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A Journal on Pediatrics, Neonatology, Adolescent Medicine,
Child and Adolescent Psychiatry
Indexed/Abstracted in: CAB, EMBASE, PubMed/MEDLINE, Science Citation Index Expanded (SciSearch), Scopus
Impact Factor 0,532
Minerva Pediatrica 2002 February;54(1):25-40
Improving adolescent health outcomes
Klein J. D., Matos Auerbach M.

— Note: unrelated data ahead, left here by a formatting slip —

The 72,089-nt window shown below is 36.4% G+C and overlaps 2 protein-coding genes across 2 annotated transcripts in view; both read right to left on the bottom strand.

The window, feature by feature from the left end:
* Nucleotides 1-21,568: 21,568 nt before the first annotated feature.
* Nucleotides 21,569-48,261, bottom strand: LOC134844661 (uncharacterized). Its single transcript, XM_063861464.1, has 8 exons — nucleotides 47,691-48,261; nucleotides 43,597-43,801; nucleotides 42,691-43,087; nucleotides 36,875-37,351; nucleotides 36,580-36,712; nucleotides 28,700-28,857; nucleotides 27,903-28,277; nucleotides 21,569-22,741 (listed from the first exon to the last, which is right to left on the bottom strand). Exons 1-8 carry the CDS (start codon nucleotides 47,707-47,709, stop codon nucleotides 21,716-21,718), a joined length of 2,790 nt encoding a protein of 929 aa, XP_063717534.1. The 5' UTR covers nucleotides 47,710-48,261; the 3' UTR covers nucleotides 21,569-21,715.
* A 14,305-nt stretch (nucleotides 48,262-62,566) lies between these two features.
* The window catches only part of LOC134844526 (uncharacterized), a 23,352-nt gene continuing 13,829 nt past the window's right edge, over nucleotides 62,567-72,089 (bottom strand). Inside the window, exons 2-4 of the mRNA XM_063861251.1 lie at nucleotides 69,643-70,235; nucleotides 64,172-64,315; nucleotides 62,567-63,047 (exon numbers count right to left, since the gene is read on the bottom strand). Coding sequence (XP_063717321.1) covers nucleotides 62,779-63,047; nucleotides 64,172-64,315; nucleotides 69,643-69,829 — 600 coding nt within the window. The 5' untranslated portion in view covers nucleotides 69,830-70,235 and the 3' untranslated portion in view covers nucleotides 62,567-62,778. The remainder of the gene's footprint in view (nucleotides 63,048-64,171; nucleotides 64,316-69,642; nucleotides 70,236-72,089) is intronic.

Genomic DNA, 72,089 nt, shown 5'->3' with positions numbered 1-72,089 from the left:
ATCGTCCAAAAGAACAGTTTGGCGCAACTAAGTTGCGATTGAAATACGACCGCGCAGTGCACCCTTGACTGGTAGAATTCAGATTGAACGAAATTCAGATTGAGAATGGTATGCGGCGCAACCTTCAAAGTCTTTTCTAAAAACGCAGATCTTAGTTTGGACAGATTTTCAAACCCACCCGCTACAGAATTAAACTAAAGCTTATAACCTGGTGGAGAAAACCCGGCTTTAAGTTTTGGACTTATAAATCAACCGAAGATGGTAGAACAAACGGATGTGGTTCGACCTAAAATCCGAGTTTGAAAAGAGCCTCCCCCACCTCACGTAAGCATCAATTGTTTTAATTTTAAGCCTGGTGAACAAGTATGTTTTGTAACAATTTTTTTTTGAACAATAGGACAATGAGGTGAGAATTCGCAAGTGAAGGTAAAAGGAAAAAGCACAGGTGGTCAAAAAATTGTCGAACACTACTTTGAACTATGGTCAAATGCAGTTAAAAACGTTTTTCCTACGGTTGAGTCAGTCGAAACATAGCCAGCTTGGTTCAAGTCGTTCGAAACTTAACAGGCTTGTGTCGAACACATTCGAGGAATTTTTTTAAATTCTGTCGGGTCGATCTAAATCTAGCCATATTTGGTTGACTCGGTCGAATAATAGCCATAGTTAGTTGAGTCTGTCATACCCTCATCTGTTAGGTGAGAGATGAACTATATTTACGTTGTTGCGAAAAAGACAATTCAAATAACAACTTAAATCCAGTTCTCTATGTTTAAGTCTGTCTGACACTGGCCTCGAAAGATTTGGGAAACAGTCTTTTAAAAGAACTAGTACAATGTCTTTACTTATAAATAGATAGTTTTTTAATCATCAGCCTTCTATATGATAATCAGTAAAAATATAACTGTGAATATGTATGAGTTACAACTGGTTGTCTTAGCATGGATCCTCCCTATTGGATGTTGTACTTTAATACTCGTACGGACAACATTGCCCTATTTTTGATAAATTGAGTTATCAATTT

Adolescent morbidity and mortality are more often due to preventable causes and to risky behavioral choices than to ''natural'' causes, such as cardiovascular disease or cancer. The leading causes of death among adolescents in Western, industrialized nations are unintentional injuries, especially motor vehicle crashes, homicide, and suicide. The physical and cognitive development of adolescents also results in increased risky behavioral choices, and to high rates of sexually transmitted diseases, substance use and misuse, and inadequate nutrition. These lifestyle choices also have repercussions that last into adulthood. Brief counseling interventions by physicians or other clinicians have been shown to be effective in modifying health risk behaviors in adolescents. Adolescents also have indicated both a belief that physicians should counsel them on risk behaviors and a willingness to discuss risk behaviors if asked about them in a confidential manner. In this paper, we review the leading causes of adolescent morbidity and mortality in the United States and Western Europe, including injuries, violence, depression and suicide, substance use, sexual activity, and nutrition, physical activity, and eating disorders. In addition, we describe the effectiveness of physician counseling for reduction or prevention of specific risk behaviors and the importance of providing comprehensive, confidential care. Additionally, we describe the results of a recent study of implementation of Adolescent Preventive Service Guidelines in community and migrant health centers that increased risky behavior screening and counseling for adolescent patients seen for routine/well care visits.